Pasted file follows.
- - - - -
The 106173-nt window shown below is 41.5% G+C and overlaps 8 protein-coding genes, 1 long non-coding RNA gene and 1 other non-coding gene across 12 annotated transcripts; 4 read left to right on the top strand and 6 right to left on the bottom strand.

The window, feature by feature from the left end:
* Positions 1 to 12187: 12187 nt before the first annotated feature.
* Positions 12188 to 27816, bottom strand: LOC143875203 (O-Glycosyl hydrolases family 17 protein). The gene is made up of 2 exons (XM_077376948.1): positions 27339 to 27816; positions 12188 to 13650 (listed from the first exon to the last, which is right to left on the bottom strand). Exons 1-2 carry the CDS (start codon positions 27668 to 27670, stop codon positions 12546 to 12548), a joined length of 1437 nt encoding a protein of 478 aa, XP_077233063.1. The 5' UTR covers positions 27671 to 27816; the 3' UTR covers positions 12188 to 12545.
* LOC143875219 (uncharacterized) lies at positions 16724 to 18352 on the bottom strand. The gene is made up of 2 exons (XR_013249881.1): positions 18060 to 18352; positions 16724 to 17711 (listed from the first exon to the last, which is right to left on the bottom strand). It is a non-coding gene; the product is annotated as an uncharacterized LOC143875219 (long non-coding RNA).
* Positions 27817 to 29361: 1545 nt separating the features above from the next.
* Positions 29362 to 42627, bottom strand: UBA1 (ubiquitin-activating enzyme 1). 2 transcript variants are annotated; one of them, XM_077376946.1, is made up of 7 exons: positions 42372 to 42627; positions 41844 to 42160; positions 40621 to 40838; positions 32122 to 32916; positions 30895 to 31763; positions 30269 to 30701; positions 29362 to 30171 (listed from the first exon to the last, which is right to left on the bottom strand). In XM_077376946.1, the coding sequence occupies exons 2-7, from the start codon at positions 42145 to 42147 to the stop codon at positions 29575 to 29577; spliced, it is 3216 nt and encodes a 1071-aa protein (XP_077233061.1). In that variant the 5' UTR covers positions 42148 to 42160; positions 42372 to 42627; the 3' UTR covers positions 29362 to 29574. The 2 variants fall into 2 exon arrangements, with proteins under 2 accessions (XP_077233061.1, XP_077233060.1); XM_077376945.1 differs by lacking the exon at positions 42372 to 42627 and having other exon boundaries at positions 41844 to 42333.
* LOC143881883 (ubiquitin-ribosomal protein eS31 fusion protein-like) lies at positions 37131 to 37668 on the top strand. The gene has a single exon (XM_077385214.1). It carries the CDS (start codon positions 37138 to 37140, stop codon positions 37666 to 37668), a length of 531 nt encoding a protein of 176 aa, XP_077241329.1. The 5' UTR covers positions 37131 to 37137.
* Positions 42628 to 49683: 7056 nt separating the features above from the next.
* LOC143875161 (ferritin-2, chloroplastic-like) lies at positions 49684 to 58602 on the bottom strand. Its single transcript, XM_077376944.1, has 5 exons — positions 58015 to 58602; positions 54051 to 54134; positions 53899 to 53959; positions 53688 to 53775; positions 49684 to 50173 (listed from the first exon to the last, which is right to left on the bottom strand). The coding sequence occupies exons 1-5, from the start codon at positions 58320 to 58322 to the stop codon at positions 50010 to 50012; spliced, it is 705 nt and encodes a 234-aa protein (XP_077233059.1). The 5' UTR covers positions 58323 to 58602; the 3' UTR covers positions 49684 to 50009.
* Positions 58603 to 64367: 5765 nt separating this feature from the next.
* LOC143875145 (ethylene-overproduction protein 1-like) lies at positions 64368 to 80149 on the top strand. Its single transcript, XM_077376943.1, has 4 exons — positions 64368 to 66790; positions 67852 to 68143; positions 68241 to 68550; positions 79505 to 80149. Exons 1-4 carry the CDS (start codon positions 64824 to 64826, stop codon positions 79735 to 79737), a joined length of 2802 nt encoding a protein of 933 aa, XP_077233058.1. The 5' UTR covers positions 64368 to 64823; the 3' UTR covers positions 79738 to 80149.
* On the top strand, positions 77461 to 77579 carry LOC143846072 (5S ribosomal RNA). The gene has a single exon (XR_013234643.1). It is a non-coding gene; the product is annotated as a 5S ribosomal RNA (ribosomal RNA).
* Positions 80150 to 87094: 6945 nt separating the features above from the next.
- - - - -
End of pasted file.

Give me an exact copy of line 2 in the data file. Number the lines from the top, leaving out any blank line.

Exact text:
The window, feature by feature from the left end: